Te Aroha to Tunis
Robyn Davey is a lot more interested in politics now than she was growing up in Te Aroha. That might be because of the two army tanks parked outside work or because of the time she had to hide in the bathroom because different factions in the police were having a gun battle outside. She lives in Tunisia, an interesting place at an interesting time. The international news is part of her day. The once abstract and far-away headlines, like “Mob Burns School in Embassy Attack” for instance, now change her life.
Most of her family are still in her hometown, but she has not lived there since her last year at Te Aroha High in 1998. There followed six years at Otago University, then she worked in the southern region. The infectious rolling R dialect is still there: "wirrked" she says. She came to Tunisia in 2010 with husband Craig. They had just spent two years teaching in Jakarta. "We thought we were heading to this Mediterranean paradise in Tunisia and, in some ways, it is. We were here six months when the Arab Spring started."
They found themselves among the biggest social change to happen in the Middle East in more than 60 years. Right in its cradle, in fact. Tunisia is credited with starting the process. The suicide by fire of a protester in December 2010 led by way of a series of violent clashes to free elections in October 2011. It inspired revolutions in Libya, Egypt and Yemen. More are still under way in Bahrain and Syria.
"It was quite positive for the country, but for us, it was quite terrifying. We were living near where some of the gun battles happened between the police and the president's police. For two or three days, it was a little bit hairy. It's been interesting to watch the progression towards democracy, but unfortunately it has had a bit of a hiccup."
The hiccup was on September 14. The pair, along with three other Kiwis, teach at the American Co-operative School of Tunis. The school has three strikes against it: it has the word "American" in the name, it teaches kids of expats and it's across the road from the United States Embassy. And that's where a mob gathered on September 14, to protest the existence of a film called The Innocence of Muslims.
The movie itself is an awful thing, with appalling acting and scripting. But the protest focused less on its crimes against art than its over-the-top attacks on the Prophet Muhammad and the Muslim faith. Many thousands rioted worldwide and several terrorist attacks were claimed to be in revenge. People had already died. In Tunisia, September 14, the school day began as normal but things quickly changed.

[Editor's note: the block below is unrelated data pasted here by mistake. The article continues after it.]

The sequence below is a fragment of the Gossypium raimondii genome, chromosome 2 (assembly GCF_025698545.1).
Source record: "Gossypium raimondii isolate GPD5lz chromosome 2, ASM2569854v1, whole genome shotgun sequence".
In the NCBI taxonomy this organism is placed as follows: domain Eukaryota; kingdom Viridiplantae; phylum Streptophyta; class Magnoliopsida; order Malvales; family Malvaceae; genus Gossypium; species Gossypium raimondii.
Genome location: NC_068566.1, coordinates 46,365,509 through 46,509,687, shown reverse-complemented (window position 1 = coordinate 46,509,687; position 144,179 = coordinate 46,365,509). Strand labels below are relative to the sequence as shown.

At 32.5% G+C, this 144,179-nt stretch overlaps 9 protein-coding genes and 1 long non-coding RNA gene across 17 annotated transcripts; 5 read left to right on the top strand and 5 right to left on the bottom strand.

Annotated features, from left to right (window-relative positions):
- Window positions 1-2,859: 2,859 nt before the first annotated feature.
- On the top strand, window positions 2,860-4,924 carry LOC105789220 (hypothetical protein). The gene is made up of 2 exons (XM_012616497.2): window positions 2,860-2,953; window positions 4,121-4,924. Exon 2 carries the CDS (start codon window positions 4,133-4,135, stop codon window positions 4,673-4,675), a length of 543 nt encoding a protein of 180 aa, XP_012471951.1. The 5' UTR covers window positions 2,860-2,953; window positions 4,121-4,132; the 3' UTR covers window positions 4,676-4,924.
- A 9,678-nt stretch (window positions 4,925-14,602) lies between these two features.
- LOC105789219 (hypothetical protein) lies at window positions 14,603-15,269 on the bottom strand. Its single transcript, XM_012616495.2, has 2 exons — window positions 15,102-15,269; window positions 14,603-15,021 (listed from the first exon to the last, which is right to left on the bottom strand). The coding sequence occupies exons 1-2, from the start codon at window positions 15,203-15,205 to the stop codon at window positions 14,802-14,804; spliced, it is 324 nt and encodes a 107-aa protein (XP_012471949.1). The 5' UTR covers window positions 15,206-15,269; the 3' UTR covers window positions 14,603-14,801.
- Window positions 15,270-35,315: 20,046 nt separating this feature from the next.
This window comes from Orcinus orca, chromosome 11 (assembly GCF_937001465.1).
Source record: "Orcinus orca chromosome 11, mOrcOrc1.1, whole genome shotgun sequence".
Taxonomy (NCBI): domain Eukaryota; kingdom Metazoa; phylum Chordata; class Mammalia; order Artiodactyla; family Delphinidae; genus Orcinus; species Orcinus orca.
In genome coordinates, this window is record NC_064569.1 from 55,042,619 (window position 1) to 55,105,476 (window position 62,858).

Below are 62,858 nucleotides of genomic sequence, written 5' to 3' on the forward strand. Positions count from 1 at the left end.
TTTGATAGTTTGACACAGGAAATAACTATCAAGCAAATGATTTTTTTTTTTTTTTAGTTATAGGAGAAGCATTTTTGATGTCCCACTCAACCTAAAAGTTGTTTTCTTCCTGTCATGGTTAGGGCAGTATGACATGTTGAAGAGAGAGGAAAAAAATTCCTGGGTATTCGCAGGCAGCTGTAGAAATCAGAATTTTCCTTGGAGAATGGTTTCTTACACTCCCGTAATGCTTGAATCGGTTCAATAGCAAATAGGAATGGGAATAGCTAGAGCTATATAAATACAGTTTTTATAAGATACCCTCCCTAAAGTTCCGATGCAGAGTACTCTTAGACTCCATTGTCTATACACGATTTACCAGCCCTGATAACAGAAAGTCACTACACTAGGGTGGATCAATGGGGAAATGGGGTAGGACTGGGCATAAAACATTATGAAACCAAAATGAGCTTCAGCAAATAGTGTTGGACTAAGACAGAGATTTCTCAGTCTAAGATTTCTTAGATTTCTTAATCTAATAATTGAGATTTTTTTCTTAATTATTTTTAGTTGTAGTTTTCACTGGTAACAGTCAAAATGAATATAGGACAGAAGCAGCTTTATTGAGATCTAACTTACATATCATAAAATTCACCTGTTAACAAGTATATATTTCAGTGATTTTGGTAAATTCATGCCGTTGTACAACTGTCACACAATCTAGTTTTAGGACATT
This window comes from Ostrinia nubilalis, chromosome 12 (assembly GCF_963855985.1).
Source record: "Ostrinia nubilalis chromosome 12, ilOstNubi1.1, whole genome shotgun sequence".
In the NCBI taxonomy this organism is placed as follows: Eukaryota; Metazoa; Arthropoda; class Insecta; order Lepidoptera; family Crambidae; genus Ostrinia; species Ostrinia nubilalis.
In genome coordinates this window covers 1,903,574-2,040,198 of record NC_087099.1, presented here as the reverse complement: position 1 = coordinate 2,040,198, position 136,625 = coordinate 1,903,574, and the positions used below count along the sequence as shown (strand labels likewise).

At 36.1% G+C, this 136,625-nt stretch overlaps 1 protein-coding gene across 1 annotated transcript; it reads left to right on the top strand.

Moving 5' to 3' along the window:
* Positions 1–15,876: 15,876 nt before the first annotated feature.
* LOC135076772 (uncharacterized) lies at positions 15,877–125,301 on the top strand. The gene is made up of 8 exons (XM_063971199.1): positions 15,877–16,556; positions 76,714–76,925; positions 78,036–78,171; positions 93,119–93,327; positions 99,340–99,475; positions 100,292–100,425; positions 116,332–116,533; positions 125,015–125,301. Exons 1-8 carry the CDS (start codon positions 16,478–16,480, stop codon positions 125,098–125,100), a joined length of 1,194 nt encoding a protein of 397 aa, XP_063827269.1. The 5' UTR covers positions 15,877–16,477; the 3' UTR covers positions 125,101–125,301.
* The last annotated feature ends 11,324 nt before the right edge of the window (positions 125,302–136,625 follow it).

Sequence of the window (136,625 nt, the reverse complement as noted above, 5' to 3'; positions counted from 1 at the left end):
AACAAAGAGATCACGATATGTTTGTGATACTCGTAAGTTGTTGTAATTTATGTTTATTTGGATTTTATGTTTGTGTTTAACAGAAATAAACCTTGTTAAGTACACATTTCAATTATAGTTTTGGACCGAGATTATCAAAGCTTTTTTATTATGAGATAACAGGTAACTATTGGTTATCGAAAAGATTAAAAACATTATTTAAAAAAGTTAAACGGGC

"Security at the school got wind that something was going to happen at the embassy. Everyone was sent home at lunchtime. We watched it unfold on our laptops."
The protest at the embassy turned violent: four were reported killed and forty-six injured. At about 2.30pm, attention moved across the road.
"A group of Salafists [fundamentalist Muslims] went for the school. They attacked the security office. They blew out the cameras and set the office on fire."
The elementary school library and 12 classrooms were gutted.
A second wave followed. "That opened it up to the looters," says Davey. Thieves ransacked the middle and high schools on the site. She teaches PE and health. From her department, they stole the heart rate monitors and pedometers. From the rest of the school, they took most things not nailed down: musical instruments, science equipment and computers. "A couple of days later, there were $3000 Macs going for $20 in the markets."
She is sure the looters were opportunists, let in by a hard core of fundamentalist attackers. "I read somewhere that there is something like 10,000 Salafists within Tunisia - people who believe they should be living under Sharia law. And within that group, there were 500 to 1000 who were involved in the activities at the embassy and the school."
Ordinary Tunisians have been quick to distance themselves, approaching the blonde Davey in the street to offer apologies. "We have had a lot of written apologies. A woman came up to me in the supermarket and said, ‘I'm so sorry, this is not Tunisia'. People are very, very shocked and dismayed that this would happen. If there is a silver lining, it's that general Tunisians have had to stand up and say this is not what they want their country to be."
Security was ramped up, the tanks appeared outside the school.
"You got the idea from how lax the security forces were at the school that the government didn't want to use too much force, because they might displease one of the other groups. But I think that [the violence] forced them to understand that the majority of the country doesn't want this. It's forcing them to do their job rather than try to please too many people."
She says Tunisia, with its once-booming European tourist trade, is more liberal than other North African countries.
"I wouldn't go out in singlet top and tiny shorts, but I generally get around in longer shorts and a T-shirt."
They live in Tunis, the main city on the Mediterranean Coast. Farther south, as the country stretches into the desert, there are more restrictions. "You probably wouldn't be able to get alcohol and pork outside of a tourist resort."
She is trying to stay optimistic and help get the school back on its feet. It was shut for a week after the attack and is making do. There was a "riot clause" in its insurance policy, meaning there is a shortfall of about US$4 million (NZ$4.9m).
"There has been a range of emotions in the past two weeks. We have to trust that if something like that happened again, then the military and police are going to be there this time. We try to be positive that things are improving, but there is a long road to go to democracy as New Zealanders know it."
Donations to the school are being accepted through its website: acst.net